14 ways to cope with holiday homesickness overseas
I get it; you're on a student budget, and international flights aren't cheap.
Throw a Covid-19 pandemic in the mix, and traveling home from your international university for the holidays just got a whole lot more complicated.
So if it looks like you're going to be spending the holidays overseas, whether or not by choice, it's hard not to feel sad about missing out on the family traditions back home.
I've been there, too, having spent Thanksgivings, Christmases and New Year's in Ireland, Australia and Brazil.
So here are my top tips for dealing with holiday homesickness if you find yourself overseas for the holidays.
To avoid homesickness overseas, take up a local holiday tradition
In Ohio, we grew up banging pots and pans when the clock struck midnight on New Year's Eve.
In Brazil, everyone heads to the beach dressed in white and jumps seven waves for good luck.
Partaking in this new tradition was really memorable and exciting, and realizing I'd freeze to death if I tried to import this tradition to Lake Erie in the future helped take my mind off the FOMO (fear of missing out).
Enjoy the "unique" aspects of celebrating the holidays overseas
Think about this: your family and friends are probably jealous; while they're doing the same old, same old, you're out there having Christmas on the beach in the Southern Hemisphere perhaps or at a European Christmas market.
Have a Secret Santa exchange with friends
Sometimes it's nice just to open something, and being around other people is the best way to rid the homesick blues.
Celebrate multiple times per day
How about a New Year's toast every time a certain time zone strikes midnight where a friend or family is located?
Invest in festive-wear
Who wouldn't feel cozy and nice in a pair of "ultra soft" reindeer leggings?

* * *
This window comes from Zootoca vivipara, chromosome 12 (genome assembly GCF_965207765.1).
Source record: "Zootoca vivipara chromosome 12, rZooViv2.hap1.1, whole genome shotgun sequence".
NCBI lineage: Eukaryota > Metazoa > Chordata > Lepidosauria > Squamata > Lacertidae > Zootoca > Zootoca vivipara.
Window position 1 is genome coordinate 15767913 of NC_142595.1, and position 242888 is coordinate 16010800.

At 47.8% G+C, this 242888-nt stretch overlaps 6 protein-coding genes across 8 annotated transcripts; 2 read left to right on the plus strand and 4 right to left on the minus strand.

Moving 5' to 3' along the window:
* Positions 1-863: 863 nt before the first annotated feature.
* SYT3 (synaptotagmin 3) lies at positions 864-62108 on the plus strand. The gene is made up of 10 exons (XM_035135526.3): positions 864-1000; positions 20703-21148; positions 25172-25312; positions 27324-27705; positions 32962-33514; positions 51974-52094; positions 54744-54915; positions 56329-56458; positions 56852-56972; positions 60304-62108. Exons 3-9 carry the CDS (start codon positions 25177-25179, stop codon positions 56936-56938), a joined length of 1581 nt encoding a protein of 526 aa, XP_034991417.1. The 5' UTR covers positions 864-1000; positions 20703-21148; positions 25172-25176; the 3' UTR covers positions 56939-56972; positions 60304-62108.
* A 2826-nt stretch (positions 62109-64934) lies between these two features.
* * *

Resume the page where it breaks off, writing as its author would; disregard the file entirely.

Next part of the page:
Add a pair of Uggs, an oversized hoodie and a classic Christmas movie, and you've got the perfect recipe for "holiday mood."
Tea; lots and lots of tea
To me, there is nothing more comforting than a huge cup of tea and wrapping myself in my blanket.
I like mine with milk, like they have in England.
I can say this; all the times I didn't have the energy or time to decorate for the holidays wherever I was abroad, I regretted it.
It just didn't feel like Christmas, for example.
Even if it's just a small tree, do yourself this favor and put it in a lovely spot.
Send postcards for Christmas cards
Spending some time writing out thoughtful Christmas cards on a postcard from wherever you'll be is a great way to feel closer to loved ones in a distant land, knowing that in a few days or weeks they'll be holding the same card in their hands.
It also forces you to join the hustle and bustle of the season, to venture out into the neighborhood or town to purchase stamps and send them on their way.
You'll realize you're not the only one sending them out, and if you send one to yourself at your family's address, you'll always have a memento from this year.
In theory, you're saving all that money on international airfare, right?
Why not treat yourself to your own Christmas present of choice and reward yourself for a year of hard work and putting yourself out of your comfort zone.
Be kind to yourself!
Tourism in your local country
Maybe this is the first long break you've had in your new country or you've just never had the chance to visit a particular place.
Now is a great opportunity to get out and see the countryside.
Go for a trek, go for a long weekend somewhere--just see something new.
Fresh air and new surroundings are good for the soul.
Stay off social media
There is nothing worse for your FOMO blues than scrolling through social media over the holidays and seeing everyone else together.
Don't look. Just don't look. No bueno!
Cook your favorite holiday recipes
Holiday food is classic and comforting; every family has their go-to recipes.
Fill your apartment/room with the smells of turkey, stuffing and pumpkin pie.
They sure take long enough to cook.
The upside? You'll remain occupied and most likely will have to be in touch with family for "help" along the way (at least I did!).
Stream American sports
Whether or not you're a fan of watching the Cowboys on Thanksgiving or the Lakers on Christmas, see if you can find a local broadcast or stream of these games, if nothing else than to have the familiar sound on in the background (as it usually is in most homes here).
Teach the locals your traditions
This is probably my favorite way of beating the holiday homesick blues.
In all the places I've lived overseas, I've always been able to find Americans around to share in a Friendsgiving.
And in the one place I couldn't, I invited locals over to introduce them to the joys of American-style turkey, stuffing, pumpkin pie and other family favorites.
And of course, before anyone could eat, everyone had to say what they were thankful for.
So my best advice? Just try and live in the moment. Nothing this year is normal, and we'll never forget that.